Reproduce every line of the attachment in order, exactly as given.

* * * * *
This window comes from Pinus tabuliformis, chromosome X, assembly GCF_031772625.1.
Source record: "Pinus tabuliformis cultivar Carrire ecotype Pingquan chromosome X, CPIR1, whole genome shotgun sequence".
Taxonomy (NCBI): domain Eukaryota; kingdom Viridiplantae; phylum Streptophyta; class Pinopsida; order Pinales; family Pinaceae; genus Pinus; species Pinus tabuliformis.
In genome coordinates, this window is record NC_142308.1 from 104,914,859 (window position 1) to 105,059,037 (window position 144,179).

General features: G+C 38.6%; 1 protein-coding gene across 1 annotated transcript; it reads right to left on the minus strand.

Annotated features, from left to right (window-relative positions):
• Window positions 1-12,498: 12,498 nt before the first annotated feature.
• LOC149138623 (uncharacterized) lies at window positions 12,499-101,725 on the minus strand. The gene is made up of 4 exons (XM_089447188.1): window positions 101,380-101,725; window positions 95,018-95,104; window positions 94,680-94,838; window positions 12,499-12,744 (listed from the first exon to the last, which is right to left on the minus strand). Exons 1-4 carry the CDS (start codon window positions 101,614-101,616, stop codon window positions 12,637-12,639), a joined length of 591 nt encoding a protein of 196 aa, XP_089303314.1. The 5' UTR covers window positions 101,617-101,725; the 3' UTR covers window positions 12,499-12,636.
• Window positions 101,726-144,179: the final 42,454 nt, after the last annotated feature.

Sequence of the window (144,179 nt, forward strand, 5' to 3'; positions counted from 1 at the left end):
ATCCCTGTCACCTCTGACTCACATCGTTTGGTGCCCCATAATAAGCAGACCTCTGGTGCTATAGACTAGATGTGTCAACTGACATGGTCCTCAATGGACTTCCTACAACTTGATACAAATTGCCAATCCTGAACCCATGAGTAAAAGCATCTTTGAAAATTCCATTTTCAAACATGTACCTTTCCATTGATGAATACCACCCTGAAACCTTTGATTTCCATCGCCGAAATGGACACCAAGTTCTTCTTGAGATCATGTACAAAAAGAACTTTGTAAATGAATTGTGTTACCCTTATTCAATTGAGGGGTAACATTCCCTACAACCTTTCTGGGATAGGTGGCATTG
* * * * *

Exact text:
This window comes from Pinus tabuliformis, chromosome X, assembly GCF_031772625.1.
Source record: "Pinus tabuliformis cultivar Carrire ecotype Pingquan chromosome X, CPIR1, whole genome shotgun sequence".
Taxonomy (NCBI): domain Eukaryota; kingdom Viridiplantae; phylum Streptophyta; class Pinopsida; order Pinales; family Pinaceae; genus Pinus; species Pinus tabuliformis.
In genome coordinates, this window is record NC_142308.1 from 104,914,859 (window position 1) to 105,059,037 (window position 144,179).

General features: G+C 38.6%; 1 protein-coding gene across 1 annotated transcript; it reads right to left on the minus strand.

Annotated features, from left to right (window-relative positions):
• Window positions 1-12,498: 12,498 nt before the first annotated feature.
• LOC149138623 (uncharacterized) lies at window positions 12,499-101,725 on the minus strand. The gene is made up of 4 exons (XM_089447188.1): window positions 101,380-101,725; window positions 95,018-95,104; window positions 94,680-94,838; window positions 12,499-12,744 (listed from the first exon to the last, which is right to left on the minus strand). Exons 1-4 carry the CDS (start codon window positions 101,614-101,616, stop codon window positions 12,637-12,639), a joined length of 591 nt encoding a protein of 196 aa, XP_089303314.1. The 5' UTR covers window positions 101,617-101,725; the 3' UTR covers window positions 12,499-12,636.
• Window positions 101,726-144,179: the final 42,454 nt, after the last annotated feature.

Sequence of the window (144,179 nt, forward strand, 5' to 3'; positions counted from 1 at the left end):
ATCCCTGTCACCTCTGACTCACATCGTTTGGTGCCCCATAATAAGCAGACCTCTGGTGCTATAGACTAGATGTGTCAACTGACATGGTCCTCAATGGACTTCCTACAACTTGATACAAATTGCCAATCCTGAACCCATGAGTAAAAGCATCTTTGAAAATTCCATTTTCAAACATGTACCTTTCCATTGATGAATACCACCCTGAAACCTTTGATTTCCATCGCCGAAATGGACACCAAGTTCTTCTTGAGATCATGTACAAAAAGAACTTTGTAAATGAATTGTGTTACCCTTATTCAATTGAGGGGTAACATTCCCTACAACCTTTCTGGGATAGGTGGCATTG